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The Life-Cycle Of A Toy

Where it came from
is a mystery
like the virgin birth.

A teacher unlocks
a cabinet one day
and brings it out,
a special thing
to be carefully
locked away again
when the play period ends.

The children delight
every time they see it.
They know it's a rare privilege
that must be savored.
They regard it
as grown-ups do
a fine wine

They begin to clamor for it daily.
After awhile it starts
to appear more often.

One day at clean-up time,
eluding the teacher's eye,
it gets dumped in a crate
with the general run of toys.

Thereafter it's no longer
kept under lock and key —
as though once out a whole night,
it's lost its pedigree.

The toy seems to thrive, though,
seemingly tired of elitism,
longing to know the common life.

But soon the children
start to take it for granted.
They grow tired
of its giving them
the same, predictable essence
day after day.
They want to extract from their toy
some new thrill.
They want a bicycle that can have a sweet taste,
They want a ball they can climb through.
They do everything they can
to expand its use —
throwing it, jumping on it,
bending it unnaturally.

A crash dummy at a test site
is not more endangered.
'Unbreakable' parts begin to snap.
Handles wear off.

Finally, the toy is simply
an object of abuse,
left outside every night
in cold and rain.
Even the teachers ignore it,
as if they're just
waiting for it to die.

One day a teacher walking past it
stops, realizes that it's become
more of a danger than a joy,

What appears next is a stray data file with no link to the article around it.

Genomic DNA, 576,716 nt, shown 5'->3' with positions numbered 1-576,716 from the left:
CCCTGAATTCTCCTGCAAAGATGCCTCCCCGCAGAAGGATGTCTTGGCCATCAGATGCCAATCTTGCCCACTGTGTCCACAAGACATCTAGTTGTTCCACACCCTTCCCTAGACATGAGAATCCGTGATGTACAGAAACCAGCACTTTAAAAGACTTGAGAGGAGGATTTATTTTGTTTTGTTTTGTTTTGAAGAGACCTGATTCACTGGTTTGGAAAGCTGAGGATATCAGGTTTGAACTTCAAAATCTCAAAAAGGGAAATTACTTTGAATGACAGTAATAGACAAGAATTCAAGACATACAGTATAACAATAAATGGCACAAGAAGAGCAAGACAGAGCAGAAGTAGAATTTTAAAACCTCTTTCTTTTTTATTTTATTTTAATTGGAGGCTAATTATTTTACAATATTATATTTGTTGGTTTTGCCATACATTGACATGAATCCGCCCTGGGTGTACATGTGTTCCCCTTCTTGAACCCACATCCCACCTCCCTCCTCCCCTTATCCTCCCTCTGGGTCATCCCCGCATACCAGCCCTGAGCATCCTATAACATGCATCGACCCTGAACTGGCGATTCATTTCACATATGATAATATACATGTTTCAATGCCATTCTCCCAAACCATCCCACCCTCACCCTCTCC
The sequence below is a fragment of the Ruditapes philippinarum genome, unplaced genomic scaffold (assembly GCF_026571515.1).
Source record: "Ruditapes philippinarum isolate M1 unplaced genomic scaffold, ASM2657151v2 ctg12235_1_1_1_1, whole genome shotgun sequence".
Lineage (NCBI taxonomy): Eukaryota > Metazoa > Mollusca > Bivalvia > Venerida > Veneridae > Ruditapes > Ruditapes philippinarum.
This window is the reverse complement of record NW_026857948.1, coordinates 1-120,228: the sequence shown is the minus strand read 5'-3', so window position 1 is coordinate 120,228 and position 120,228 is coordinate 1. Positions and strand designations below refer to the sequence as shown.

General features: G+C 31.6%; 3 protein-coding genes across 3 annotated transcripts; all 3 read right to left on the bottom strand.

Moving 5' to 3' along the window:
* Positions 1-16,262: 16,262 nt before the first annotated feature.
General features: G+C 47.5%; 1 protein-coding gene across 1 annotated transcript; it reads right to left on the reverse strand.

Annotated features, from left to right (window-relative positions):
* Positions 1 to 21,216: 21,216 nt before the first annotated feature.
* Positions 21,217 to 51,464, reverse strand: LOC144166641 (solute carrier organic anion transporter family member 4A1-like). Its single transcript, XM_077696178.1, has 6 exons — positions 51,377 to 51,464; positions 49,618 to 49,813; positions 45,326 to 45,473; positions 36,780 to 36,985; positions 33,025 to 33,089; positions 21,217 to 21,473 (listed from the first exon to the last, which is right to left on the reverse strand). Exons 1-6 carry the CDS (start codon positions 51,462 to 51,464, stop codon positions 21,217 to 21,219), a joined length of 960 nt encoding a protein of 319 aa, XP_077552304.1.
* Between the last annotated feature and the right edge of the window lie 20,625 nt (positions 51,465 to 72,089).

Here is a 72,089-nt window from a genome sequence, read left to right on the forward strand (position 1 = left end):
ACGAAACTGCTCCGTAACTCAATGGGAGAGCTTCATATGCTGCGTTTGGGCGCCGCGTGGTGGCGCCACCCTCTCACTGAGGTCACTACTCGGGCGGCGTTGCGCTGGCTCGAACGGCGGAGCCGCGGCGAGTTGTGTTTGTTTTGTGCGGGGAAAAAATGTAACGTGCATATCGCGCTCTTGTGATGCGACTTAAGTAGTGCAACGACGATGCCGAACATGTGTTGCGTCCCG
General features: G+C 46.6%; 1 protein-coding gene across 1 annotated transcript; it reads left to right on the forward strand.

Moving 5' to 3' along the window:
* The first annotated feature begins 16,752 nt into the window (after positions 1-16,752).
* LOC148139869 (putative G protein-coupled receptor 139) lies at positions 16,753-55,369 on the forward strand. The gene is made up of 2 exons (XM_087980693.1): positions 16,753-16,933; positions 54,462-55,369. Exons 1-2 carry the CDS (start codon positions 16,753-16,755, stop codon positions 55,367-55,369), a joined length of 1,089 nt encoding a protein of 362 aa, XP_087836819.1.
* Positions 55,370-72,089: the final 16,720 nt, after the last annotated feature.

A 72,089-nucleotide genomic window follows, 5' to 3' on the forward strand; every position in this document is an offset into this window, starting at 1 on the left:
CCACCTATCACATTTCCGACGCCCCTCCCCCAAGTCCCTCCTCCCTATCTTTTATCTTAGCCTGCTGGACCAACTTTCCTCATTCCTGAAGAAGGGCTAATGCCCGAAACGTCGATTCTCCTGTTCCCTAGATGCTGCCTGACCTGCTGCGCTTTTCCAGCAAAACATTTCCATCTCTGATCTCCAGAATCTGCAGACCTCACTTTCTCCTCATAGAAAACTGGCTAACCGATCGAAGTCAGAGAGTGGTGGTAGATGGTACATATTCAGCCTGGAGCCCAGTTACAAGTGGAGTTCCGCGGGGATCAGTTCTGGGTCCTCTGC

lifts it over to the other
side of the fence,
where it can await
a trip to the dumpster,
the mercy killing complete.

User Rating: 5,0 / 5 ( 2 votes ) 3

Comments (3)

Just a reminder, Max, that I thought this was a brilliant poem, as I said in my previous comment. By the way, this site was unobtainable for a lot of us and we have only just been able to get back onto it. Love, Fran xxx
DEAR MAX ACCORDING TO THE STATS THERE ARE ONLY TWO PEOPLE ON LINE SO THAT IS WHY YOU ARENT' GETTING ANY RESPONSE TO YOUR POEM AJS
a slightly different version of this poem got 4 '10' votes last night, and these two comments: Francesca Johnson (2/14/2007 5: 41: 00 AM) Unless it's a Stieff teddy bear, ofcourse. Joking aside, this poem could be about life in general, too. Just look at the way some of our old folk end up - in nursing homes, forgotten and unloved. A poem which has many analogies.....an interesting read here, Max. Love, Fran xx Alison Smith (2/13/2007 11: 14: 00 PM) The toys gradual fall from the top is similar to that of love... at first we see them occassionally then more often then way too often until we dont see them at all and finally they get dropped for another toy.... Alison